United States District Court, E.D. California
FINDINGS AND RECOMMENDATIONS
CAROLYN K. DELANEY, Magistrate Judge.
Plaintiff is a California prisoner proceeding pro se with an action for violation of civil rights under 42 U.S.C. § 1983. He is proceeding with claims arising under the Eighth Amendment against defendants Sisson,  Hitt,  Lewis, Miranda, Lee, Lankford, Simmerson, Swingle and French (defendants); all current or former employees of the California Department of Corrections and Rehabilitation (CDCR) at High Desert State Prison (High Desert). Defendants have filed a motion for summary judgment. In the motion, defendants argue: 1) plaintiff has failed to exhaust his administrative remedies with respect to his claims against defendants Sisson, Hitt, Lewis and Simmerson; 2) that all defendants are entitled to judgment as a matter of law on all of plaintiff's claims because of a failure of proof as to certain essential elements of plaintiff's claims; and 3) that all defendants are immune from plaintiff's claims under the "qualified immunity" doctrine.
I. Plaintiff's Claims
All of plaintiff's claims are related in some way to the denial of a "single-cell, single bed" cell assignment (assignment to a cell with no cellmate and no bunk beds) while at High Desert which plaintiff asserts he needed due to back pain. Plaintiff's complaint is confusing, vague and, at times, misleading. Nevertheless, the court has, as directed by the Ninth Circuit, liberally construed plaintiff's complaint, Thomas v. Ponder, 611 F.3d 1144, 1150 (9th Cir. 2010) while keeping in mind that defendants are entitled to "fair notice" of the claims against them. Jones v. Community Redev. Agency, 733 F.2d 646, 649 (9th Cir. 1984).
The court omits allegations in plaintiff's complaint which are not relevant to a viable Eighth Amendment claim for either inadequate medical care or inadequate cell conditions. Denial or delay of medical care for a prisoner's serious medical needs may constitute a violation of a prisoner's Eighth Amendment rights. Estelle v. Gamble, 429 U.S. 97, 104-05 (1976). An individual is liable for such a violation only when the individual is deliberately indifferent to a prisoner's serious medical needs. Id. With respect to cell conditions, the Eighth Amendment's prohibition of cruel and unusual punishment imposes on prison officials, among other things, a duty to "take reasonable measures to guarantee the safety of the inmates." Farmer v. Brennan, 511 U.S. 825, 832 (1991) (quoting Hudson v. Palmer, 468 U.S. 517, 526-27 (1984)). An inmate's Eighth Amendment rights can only be violated by a prison official if that official exposes an inmate to a "substantial risk of serious harm, " while displaying "deliberate indifference" to that risk. Id. at 834.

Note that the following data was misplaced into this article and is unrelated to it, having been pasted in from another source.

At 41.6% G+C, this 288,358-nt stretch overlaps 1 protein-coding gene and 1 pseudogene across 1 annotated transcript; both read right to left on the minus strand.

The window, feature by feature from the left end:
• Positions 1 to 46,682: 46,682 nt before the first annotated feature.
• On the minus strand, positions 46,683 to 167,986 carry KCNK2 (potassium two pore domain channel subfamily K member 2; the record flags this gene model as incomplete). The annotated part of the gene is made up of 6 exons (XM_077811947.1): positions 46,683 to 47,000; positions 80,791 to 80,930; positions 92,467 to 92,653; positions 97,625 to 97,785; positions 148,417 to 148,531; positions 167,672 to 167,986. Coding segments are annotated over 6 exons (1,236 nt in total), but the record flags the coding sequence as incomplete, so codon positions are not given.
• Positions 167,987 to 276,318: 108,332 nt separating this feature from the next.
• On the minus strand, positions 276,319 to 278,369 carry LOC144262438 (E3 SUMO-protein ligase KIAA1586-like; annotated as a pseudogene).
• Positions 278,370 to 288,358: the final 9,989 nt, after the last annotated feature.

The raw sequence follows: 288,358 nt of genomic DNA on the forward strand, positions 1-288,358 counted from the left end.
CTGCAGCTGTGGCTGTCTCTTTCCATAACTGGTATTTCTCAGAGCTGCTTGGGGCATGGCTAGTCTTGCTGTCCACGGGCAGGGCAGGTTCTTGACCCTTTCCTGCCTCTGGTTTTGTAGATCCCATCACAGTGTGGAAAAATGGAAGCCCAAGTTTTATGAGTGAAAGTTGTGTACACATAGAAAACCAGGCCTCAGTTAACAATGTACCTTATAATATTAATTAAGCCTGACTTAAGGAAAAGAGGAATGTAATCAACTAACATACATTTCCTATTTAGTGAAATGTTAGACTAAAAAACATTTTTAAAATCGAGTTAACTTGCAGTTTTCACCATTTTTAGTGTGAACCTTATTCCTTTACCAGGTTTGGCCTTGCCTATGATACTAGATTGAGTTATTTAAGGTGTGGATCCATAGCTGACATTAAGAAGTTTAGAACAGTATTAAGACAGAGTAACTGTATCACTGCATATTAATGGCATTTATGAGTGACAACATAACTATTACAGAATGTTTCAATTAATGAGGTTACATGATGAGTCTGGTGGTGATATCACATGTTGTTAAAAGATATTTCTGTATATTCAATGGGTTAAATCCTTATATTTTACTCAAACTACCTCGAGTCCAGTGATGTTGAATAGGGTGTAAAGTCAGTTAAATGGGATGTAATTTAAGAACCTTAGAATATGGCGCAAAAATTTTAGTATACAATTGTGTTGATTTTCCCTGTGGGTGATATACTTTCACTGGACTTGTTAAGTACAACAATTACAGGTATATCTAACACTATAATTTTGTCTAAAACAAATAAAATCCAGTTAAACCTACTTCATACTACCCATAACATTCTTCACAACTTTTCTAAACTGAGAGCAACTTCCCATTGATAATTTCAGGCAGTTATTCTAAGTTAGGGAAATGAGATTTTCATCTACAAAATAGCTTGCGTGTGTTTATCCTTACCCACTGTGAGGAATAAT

A. Sisson, Hitt, Lewis and Simmerson
Plaintiff asserts that on June 9, 2010, when he arrived at High Desert, he was met by Correctional Lieutenants Hitt, Lewis, Sisson and Simmerson. Eventually, those defendants escorted plaintiff to a room with a computer. The computer indicated that plaintiff needed "single-cell, single bed housing." Each defendant asked plaintiff "what the hell is that?" Plaintiff responded "that is the housing I need." Defendants Hitt, Lewis, Sisson and Simmerson all said "you got to be fucking kidding' while laughing hysterically." They then taunted plaintiff by saying "do you think we are going to give you that housing here, you [are] out of your fucking mind." "We are not going to give you that housing." "We will have medical staff say you don't need it." After that, plaintiff was placed into a holding cell. As each defendant left, they told plaintiff "good luck with trying to get that housing here because it's not going to happen."